39. The method of fabricating a logic circuit device of claim 34, further comprising coupling the second gate of the second transistor to a first external potential and the second gate of the third transistor to a second external potential.
40. The method of fabricating a logic circuit device of claim 34, wherein forming the first transistor, forming the second transistor, forming the third transistor and forming the fourth transistor include providing a doping profile for each transistor such that the first transistor has a higher threshold voltage than the second transistor and the fourth transistor has a higher threshold voltage than the third transistor.
41. A method of fabricating a logic circuit device, comprising:
forming a plurality of inverters within a logic array, wherein forming each inverter includes:
forming a first channel type transistor with opposing sidewall wall surfaces, a first gate formed on a first one of the opposing side wall surfaces, and a second gate formed on a second one of the opposing side wall surfaces and coupled to the first gate;
forming a second channel type transistor with opposing sidewall wall surfaces, a first gate formed on a first one of the opposing side wall surfaces, and a second gate formed on a second one of the opposing side wall surfaces and coupled to the first gate;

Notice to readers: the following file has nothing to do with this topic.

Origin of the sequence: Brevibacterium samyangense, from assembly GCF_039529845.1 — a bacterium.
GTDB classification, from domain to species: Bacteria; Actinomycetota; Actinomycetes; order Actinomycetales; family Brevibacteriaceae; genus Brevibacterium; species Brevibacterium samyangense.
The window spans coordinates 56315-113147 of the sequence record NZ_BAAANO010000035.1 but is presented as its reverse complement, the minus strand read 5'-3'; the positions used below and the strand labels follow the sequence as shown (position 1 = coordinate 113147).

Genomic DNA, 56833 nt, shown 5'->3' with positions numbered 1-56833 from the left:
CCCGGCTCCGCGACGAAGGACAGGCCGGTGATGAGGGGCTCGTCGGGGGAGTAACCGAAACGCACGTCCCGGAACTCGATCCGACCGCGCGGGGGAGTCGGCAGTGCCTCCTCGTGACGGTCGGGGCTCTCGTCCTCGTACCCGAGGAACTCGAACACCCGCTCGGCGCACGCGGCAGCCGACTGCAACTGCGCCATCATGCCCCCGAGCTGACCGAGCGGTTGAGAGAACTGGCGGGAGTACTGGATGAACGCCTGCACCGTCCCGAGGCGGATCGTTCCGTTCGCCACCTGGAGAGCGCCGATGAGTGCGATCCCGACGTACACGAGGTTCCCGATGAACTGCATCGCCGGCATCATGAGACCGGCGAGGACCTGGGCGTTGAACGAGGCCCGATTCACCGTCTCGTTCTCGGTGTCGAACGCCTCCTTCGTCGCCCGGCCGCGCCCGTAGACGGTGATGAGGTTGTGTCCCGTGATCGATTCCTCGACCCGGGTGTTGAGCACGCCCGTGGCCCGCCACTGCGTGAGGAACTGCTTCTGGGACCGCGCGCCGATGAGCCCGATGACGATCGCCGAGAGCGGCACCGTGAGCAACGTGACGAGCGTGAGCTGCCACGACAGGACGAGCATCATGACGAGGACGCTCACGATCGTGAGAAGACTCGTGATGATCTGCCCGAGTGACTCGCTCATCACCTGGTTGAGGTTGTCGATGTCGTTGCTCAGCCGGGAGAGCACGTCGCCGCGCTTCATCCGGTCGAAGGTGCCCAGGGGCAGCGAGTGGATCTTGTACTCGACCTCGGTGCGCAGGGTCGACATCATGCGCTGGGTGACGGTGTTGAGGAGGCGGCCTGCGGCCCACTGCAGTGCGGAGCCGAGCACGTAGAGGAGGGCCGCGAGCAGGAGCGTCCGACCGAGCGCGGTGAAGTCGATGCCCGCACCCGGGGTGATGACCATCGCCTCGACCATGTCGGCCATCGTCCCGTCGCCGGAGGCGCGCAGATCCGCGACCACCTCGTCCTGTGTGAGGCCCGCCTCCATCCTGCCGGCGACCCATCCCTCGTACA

forming an inverter input by forming a gate contact and coupling the gate contact to the first gate of each transistor; and
forming an inverter output by forming an electrical contact between the first and second transistors; and
forming a patternized metalization layer for selectively interconnecting inverters in the logic array to provide desired logic functions.
42. The method of fabricating a logic circuit device of claim 41, wherein forming a first channel type transistor and forming a second channel type transistor includes forming a body region for each transistor on an insulator layer formed on the substrate.
43. The method of fabricating a logic circuit device of claim 41, wherein forming the first channel type transistor includes forming an n-channel metal-oxide semiconductor (NMOS) transistor, and forming the second channel type transistor includes forming a p-channel metal-oxide semiconductor (PMOS) transistor.